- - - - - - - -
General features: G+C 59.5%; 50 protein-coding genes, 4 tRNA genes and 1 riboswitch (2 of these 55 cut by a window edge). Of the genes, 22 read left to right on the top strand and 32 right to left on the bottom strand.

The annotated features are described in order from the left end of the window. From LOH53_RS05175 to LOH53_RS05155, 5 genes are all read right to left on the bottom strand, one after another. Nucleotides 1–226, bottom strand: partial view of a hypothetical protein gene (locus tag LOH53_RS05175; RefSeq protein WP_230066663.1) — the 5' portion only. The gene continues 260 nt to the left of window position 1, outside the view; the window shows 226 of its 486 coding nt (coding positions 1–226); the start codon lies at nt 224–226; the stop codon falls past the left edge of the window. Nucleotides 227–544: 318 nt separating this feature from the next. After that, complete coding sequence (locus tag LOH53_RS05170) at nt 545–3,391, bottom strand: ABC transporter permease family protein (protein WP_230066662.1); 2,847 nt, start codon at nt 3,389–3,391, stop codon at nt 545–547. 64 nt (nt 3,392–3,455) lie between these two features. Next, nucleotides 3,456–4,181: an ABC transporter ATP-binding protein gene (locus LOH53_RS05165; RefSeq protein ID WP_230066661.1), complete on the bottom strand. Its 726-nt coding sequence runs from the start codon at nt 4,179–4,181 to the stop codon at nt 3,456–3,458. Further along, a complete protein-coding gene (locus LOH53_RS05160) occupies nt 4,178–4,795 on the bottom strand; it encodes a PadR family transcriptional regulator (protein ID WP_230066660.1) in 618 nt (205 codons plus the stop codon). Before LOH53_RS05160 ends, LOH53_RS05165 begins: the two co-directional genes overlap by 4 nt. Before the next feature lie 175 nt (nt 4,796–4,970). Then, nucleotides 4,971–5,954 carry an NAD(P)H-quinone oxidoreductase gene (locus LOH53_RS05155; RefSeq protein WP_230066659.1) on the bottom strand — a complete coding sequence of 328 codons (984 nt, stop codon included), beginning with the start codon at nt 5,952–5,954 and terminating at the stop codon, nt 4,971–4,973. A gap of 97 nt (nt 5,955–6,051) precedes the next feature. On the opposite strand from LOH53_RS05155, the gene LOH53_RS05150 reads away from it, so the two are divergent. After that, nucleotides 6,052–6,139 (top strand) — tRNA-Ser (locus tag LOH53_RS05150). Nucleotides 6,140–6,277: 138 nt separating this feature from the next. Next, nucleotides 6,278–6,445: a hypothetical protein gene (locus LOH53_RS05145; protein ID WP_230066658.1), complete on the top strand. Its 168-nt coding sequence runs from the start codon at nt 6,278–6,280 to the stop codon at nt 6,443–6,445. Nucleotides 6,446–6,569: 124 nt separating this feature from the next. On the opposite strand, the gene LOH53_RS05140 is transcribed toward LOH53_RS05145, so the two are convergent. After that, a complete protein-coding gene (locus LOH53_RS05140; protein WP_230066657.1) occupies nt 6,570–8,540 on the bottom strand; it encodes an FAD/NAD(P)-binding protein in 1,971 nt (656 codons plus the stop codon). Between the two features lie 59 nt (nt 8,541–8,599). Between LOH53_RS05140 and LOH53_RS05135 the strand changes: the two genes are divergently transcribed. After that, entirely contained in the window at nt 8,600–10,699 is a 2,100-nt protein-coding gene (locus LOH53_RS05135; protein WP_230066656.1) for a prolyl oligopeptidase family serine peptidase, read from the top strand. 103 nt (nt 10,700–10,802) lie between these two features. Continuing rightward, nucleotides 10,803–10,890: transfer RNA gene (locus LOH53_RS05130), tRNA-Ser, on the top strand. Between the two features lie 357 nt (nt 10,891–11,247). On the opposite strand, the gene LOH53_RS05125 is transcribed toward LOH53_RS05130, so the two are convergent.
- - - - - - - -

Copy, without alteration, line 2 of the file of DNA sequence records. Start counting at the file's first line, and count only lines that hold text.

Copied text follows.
The annotated features are described in order from the left end of the window. From LOH53_RS05175 to LOH53_RS05155, 5 genes are all read right to left on the bottom strand, one after another. Nucleotides 1–226, bottom strand: partial view of a hypothetical protein gene (locus tag LOH53_RS05175; RefSeq protein WP_230066663.1) — the 5' portion only. The gene continues 260 nt to the left of window position 1, outside the view; the window shows 226 of its 486 coding nt (coding positions 1–226); the start codon lies at nt 224–226; the stop codon falls past the left edge of the window. Nucleotides 227–544: 318 nt separating this feature from the next. After that, complete coding sequence (locus tag LOH53_RS05170) at nt 545–3,391, bottom strand: ABC transporter permease family protein (protein WP_230066662.1); 2,847 nt, start codon at nt 3,389–3,391, stop codon at nt 545–547. 64 nt (nt 3,392–3,455) lie between these two features. Next, nucleotides 3,456–4,181: an ABC transporter ATP-binding protein gene (locus LOH53_RS05165; RefSeq protein ID WP_230066661.1), complete on the bottom strand. Its 726-nt coding sequence runs from the start codon at nt 4,179–4,181 to the stop codon at nt 3,456–3,458. Further along, a complete protein-coding gene (locus LOH53_RS05160) occupies nt 4,178–4,795 on the bottom strand; it encodes a PadR family transcriptional regulator (protein ID WP_230066660.1) in 618 nt (205 codons plus the stop codon). Before LOH53_RS05160 ends, LOH53_RS05165 begins: the two co-directional genes overlap by 4 nt. Before the next feature lie 175 nt (nt 4,796–4,970). Then, nucleotides 4,971–5,954 carry an NAD(P)H-quinone oxidoreductase gene (locus LOH53_RS05155; RefSeq protein WP_230066659.1) on the bottom strand — a complete coding sequence of 328 codons (984 nt, stop codon included), beginning with the start codon at nt 5,952–5,954 and terminating at the stop codon, nt 4,971–4,973. A gap of 97 nt (nt 5,955–6,051) precedes the next feature. On the opposite strand from LOH53_RS05155, the gene LOH53_RS05150 reads away from it, so the two are divergent. After that, nucleotides 6,052–6,139 (top strand) — tRNA-Ser (locus tag LOH53_RS05150). Nucleotides 6,140–6,277: 138 nt separating this feature from the next. Next, nucleotides 6,278–6,445: a hypothetical protein gene (locus LOH53_RS05145; protein ID WP_230066658.1), complete on the top strand. Its 168-nt coding sequence runs from the start codon at nt 6,278–6,280 to the stop codon at nt 6,443–6,445. Nucleotides 6,446–6,569: 124 nt separating this feature from the next. On the opposite strand, the gene LOH53_RS05140 is transcribed toward LOH53_RS05145, so the two are convergent. After that, a complete protein-coding gene (locus LOH53_RS05140; protein WP_230066657.1) occupies nt 6,570–8,540 on the bottom strand; it encodes an FAD/NAD(P)-binding protein in 1,971 nt (656 codons plus the stop codon). Between the two features lie 59 nt (nt 8,541–8,599). Between LOH53_RS05140 and LOH53_RS05135 the strand changes: the two genes are divergently transcribed. After that, entirely contained in the window at nt 8,600–10,699 is a 2,100-nt protein-coding gene (locus LOH53_RS05135; protein WP_230066656.1) for a prolyl oligopeptidase family serine peptidase, read from the top strand. 103 nt (nt 10,700–10,802) lie between these two features. Continuing rightward, nucleotides 10,803–10,890: transfer RNA gene (locus LOH53_RS05130), tRNA-Ser, on the top strand. Between the two features lie 357 nt (nt 10,891–11,247). On the opposite strand, the gene LOH53_RS05125 is transcribed toward LOH53_RS05130, so the two are convergent.